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Six Pack of Stats: Tigers 4, White Sox 3

Detroit came out on top despite a significant xBA deficit

Unlucky eighth: Harold Castro’s RBI single with two outs in the eighth was the decisive hit despite having a .140 xBA.

The White Sox (85-65) started their three-game series against the Tigers (73-78) on Monday, and the Good Guys could not come out on top. After scoring three in the top of the third, the South Siders struggled the rest of the way. Let’s observe the details behind the close loss in Detroit.

The Starters

Things did not go as planned for White Sox starter Carlos Rodón. Rodón got through the first two innings without much trouble. However, his velocity was lower than usual, and he finally ran into trouble in the third. The first four opposing hitters reached base that inning, though the last one did so via error. Regardless, shortly after the White Sox took a 3-0 lead in the top of the third, Rodón and the White Sox quickly lost that lead, and the score remained 3-3 until long after the starters were out of the game.

The worst news is that Rodón was removed from the game after the rough third inning despite having thrown only 69 pitches. Normally, Rodón would have come out for at least another inning, but Rodón experienced enough pain for him to be removed from the game. After the game, Tony La Russa that that he is “doubtful” that Rodón will be pitching again by next week. Let’s hope the soreness that Rodón described turns out not to be a long-term issue. The lefthander has dealt with more than his share of arm injuries already.

Baseball Savant

Rookie Matt Manning also got through the first two innings unscathed before struggling in the third. After a seven-pitch leadoff walk to Brian Goodwin, a single by Tim Anderson, and a hit by pitch to Luis Robert, the White Sox had the bases loaded with no outs. After an RBI force out by Yoán Moncada, a sacrifice fly by Yasmani Grandal, it was a 2-0 ballgame. Then, with two outs, Eloy Jiménez crushed an RBI double to right-center that nearly got out.

Outside of that three-run third inning, though, Manning was relatively difficult to solve. Manning lasted five innings, and he only allowed those three runs on four hits.

Here is a closer look at Manning’s 90-pitch outing:

Baseball Savant

Pressure Play

When Gavin Sheets led off the top of the ninth, the White Sox trailed by a score of 4-3. A walk or a hit would have been quite helpful for the team’s win probability, but Sheets was unable to reach base, as he grounded out. This plate appearance had a LI of 2.93, which was the highest of the game.

Pressure Cooker

On average, Tigers shortstop Harold Castro faced the most high-pressure situations out of any player in this game, with a pLI of 2.82. Castro entered the game in the seventh inning, and he only had one plate appearance, but he made it count.

Top Play

The go-ahead RBI single by Harold Castro increased the Tigers’ odds of winning the game by 26.3% (.263 WPA). The fact that there were two outs also worked in favor of this hit’s impact on the game.

Top Performer

In terms of WPA, Castro was tonight’s top performer, finishing with .263.


Hardest hit: Yasmani Grandal’s sacrifice fly in the third left the bat at 105.7 mph.

Weakest contact: By contrast, Jonathan Schoop’s ground ball in the third inning that resulted in an error was hit at only 53.2 mph.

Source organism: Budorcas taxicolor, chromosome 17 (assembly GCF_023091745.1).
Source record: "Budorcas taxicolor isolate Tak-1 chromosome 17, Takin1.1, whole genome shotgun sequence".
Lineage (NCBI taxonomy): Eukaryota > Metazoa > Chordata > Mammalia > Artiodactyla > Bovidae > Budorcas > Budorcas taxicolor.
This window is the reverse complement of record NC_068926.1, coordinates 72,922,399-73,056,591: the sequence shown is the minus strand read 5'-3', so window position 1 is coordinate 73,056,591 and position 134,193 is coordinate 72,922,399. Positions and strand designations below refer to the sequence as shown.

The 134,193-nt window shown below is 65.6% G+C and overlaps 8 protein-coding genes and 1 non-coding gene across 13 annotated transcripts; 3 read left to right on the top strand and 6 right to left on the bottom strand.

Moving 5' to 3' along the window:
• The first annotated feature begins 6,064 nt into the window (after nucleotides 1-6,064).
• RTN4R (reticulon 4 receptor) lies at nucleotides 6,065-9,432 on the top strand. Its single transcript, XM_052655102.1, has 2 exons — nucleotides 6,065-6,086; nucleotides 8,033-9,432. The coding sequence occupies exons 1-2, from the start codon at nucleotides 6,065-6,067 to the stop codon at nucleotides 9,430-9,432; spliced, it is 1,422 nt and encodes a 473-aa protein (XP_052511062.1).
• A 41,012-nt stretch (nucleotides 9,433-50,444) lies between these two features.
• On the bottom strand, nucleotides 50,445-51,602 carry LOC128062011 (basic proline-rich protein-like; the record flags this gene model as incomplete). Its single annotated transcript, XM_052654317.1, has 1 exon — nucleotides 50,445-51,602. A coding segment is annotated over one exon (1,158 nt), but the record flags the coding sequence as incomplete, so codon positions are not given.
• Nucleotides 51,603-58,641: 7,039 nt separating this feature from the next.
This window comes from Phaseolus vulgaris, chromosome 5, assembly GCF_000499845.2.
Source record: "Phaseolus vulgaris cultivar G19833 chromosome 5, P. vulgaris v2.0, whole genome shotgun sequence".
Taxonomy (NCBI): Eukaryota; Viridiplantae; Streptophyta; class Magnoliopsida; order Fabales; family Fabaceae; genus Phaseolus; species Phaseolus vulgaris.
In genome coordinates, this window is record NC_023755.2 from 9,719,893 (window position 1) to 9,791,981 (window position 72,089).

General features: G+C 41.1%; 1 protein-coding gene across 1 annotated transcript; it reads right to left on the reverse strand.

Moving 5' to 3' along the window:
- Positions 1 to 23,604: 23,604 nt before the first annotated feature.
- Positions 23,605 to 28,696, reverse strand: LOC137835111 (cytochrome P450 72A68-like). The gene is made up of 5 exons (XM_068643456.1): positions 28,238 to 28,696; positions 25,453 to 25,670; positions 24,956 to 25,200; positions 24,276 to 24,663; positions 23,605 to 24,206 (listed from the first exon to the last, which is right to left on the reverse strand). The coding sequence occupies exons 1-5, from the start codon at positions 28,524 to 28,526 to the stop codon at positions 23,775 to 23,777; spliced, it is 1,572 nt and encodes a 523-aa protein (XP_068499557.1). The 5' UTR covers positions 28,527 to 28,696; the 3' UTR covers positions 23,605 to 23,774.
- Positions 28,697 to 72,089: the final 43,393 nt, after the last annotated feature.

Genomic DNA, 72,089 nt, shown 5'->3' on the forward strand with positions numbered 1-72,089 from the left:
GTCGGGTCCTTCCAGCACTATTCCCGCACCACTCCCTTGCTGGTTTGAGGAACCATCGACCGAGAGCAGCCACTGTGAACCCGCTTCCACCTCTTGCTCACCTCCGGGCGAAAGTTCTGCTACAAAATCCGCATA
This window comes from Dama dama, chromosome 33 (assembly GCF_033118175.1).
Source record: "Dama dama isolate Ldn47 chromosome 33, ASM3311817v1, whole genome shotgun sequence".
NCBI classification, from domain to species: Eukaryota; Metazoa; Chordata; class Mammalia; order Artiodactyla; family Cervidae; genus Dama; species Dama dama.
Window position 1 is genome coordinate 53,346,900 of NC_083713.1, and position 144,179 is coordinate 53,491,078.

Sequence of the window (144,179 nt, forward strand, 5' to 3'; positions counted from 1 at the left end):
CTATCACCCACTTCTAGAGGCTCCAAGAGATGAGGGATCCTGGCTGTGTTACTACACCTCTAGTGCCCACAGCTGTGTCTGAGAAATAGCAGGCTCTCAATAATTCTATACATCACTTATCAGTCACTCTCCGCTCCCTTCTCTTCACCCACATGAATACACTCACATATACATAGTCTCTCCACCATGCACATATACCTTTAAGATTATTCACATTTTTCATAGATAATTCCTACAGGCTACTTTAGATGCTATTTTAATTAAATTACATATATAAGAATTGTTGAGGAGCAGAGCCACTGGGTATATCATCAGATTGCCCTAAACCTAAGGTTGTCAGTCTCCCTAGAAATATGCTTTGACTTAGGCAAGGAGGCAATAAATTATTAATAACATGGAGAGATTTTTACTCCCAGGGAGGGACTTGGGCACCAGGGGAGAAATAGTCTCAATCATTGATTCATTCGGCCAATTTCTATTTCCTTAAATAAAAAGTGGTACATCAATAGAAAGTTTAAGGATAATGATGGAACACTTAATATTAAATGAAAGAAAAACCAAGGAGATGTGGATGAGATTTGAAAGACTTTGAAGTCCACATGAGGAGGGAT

Luckiest hit: The fifth inning double by Schoop only had an xBA of .080. The runner-up for this award goes to the big RBI single by Castro (.140 xBA).

Toughest out: Grandal’s sacrifice fly (105.7 mph exit velocity, 12-degree launch angle) had an xBA of .860.

Longest hit: The RBI double by Eloy traveled 380 feet, which was more than any other batted ball in this game.

Magic Number: .113

Detroit won tonight’s game despite having an xBA of only .113. This was significantly lower than the South Siders’ xBA of .250. However, luck was on Detroit’s side, and they managed to get hits when it was most important.


Hard-hit is any ball off the bat at 95 mph or more
LI measures pressure per play
pLI measures total pressure faced in game
Whiff a swing-and-miss
WPA win probability added measures contributions to the win
xBA expected batting average


Who was the White Sox MVP?

This poll is closed

  • 65%
    José Ruiz: 2 IP, 0 R, 1 H, 0 BB, 2 K, .131 WPA
    (29 votes)
  • 25%
    Yasmani Grandal: 1-for-2, BB, RBI, .031 WPA
    (11 votes)
  • 0%
    Luis Robert: 1-for-3, HBP, .015 WPA
    (0 votes)
  • 2%
    Eloy Jiménez: 1-for-4, 2B, RBI, -.024 WPA
    (1 vote)
  • 2%
    Ryan Burr: 1 IP, 0 R, 0 H, 0 BB, 2 K, .091 WPA
    (1 vote)
  • 4%
    Garrett Crochet: 1 IP, 0 R, 0 H, 0 BB, 1 K, .078 WPA
    (2 votes)
44 votes total Vote Now


Who was the White Sox Cold Cat?

This poll is closed

  • 48%
    César Hernández: 0-for-4, fielding error, -.166 WPA
    (24 votes)
  • 50%
    Craig Kimbrel: 1 IP, 1 ER, 1 H, 0 BB, 1 K, -.216 WPA
    (25 votes)
  • 2%
    Carlos Rodón: 3 IP, 3 R (2 ER), 2 H, 2 BB, 6 K, -.152 WPA
    (1 vote)
50 votes total Vote Now

South Side Sox Roll Call

There were 286 comments on tonight’s gamethread, and 1969Vikings claims the gold medal for total number of comments, with 44.

BillyK0chFanClub collected two recs on one of his comments, which was the most from Monday night’s game. Indeed, Kimbrel played a big role in this game, and luck was not on his side. The .140 xBA single against him proved to be the play of the game.